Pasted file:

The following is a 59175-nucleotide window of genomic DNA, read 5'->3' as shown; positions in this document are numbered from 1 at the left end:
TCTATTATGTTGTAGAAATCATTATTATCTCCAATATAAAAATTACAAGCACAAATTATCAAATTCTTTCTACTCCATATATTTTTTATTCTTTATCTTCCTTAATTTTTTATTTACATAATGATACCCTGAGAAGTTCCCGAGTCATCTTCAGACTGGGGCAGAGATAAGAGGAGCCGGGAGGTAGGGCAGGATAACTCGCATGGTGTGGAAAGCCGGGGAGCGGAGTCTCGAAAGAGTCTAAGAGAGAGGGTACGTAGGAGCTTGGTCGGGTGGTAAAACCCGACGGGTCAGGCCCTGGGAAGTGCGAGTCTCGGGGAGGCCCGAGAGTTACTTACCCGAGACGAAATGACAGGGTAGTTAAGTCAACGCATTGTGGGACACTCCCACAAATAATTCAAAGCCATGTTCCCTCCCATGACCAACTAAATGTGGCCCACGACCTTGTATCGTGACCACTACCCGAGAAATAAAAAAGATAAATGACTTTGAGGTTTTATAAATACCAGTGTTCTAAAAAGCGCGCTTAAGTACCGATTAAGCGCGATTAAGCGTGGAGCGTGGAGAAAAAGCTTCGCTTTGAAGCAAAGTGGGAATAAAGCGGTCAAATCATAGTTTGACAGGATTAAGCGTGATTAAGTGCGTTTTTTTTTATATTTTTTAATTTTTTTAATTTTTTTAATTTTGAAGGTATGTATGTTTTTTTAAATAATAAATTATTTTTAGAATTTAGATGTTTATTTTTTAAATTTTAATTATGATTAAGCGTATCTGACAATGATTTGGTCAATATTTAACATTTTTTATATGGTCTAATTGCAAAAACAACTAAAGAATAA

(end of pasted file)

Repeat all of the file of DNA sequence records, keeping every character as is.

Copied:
The following is a 59175-nucleotide window of genomic DNA, read 5'->3' as shown; positions in this document are numbered from 1 at the left end:
TCTATTATGTTGTAGAAATCATTATTATCTCCAATATAAAAATTACAAGCACAAATTATCAAATTCTTTCTACTCCATATATTTTTTATTCTTTATCTTCCTTAATTTTTTATTTACATAATGATACCCTGAGAAGTTCCCGAGTCATCTTCAGACTGGGGCAGAGATAAGAGGAGCCGGGAGGTAGGGCAGGATAACTCGCATGGTGTGGAAAGCCGGGGAGCGGAGTCTCGAAAGAGTCTAAGAGAGAGGGTACGTAGGAGCTTGGTCGGGTGGTAAAACCCGACGGGTCAGGCCCTGGGAAGTGCGAGTCTCGGGGAGGCCCGAGAGTTACTTACCCGAGACGAAATGACAGGGTAGTTAAGTCAACGCATTGTGGGACACTCCCACAAATAATTCAAAGCCATGTTCCCTCCCATGACCAACTAAATGTGGCCCACGACCTTGTATCGTGACCACTACCCGAGAAATAAAAAAGATAAATGACTTTGAGGTTTTATAAATACCAGTGTTCTAAAAAGCGCGCTTAAGTACCGATTAAGCGCGATTAAGCGTGGAGCGTGGAGAAAAAGCTTCGCTTTGAAGCAAAGTGGGAATAAAGCGGTCAAATCATAGTTTGACAGGATTAAGCGTGATTAAGTGCGTTTTTTTTTATATTTTTTAATTTTTTTAATTTTTTTAATTTTGAAGGTATGTATGTTTTTTTAAATAATAAATTATTTTTAGAATTTAGATGTTTATTTTTTAAATTTTAATTATGATTAAGCGTATCTGACAATGATTTGGTCAATATTTAACATTTTTTATATGGTCTAATTGCAAAAACAACTAAAGAATAA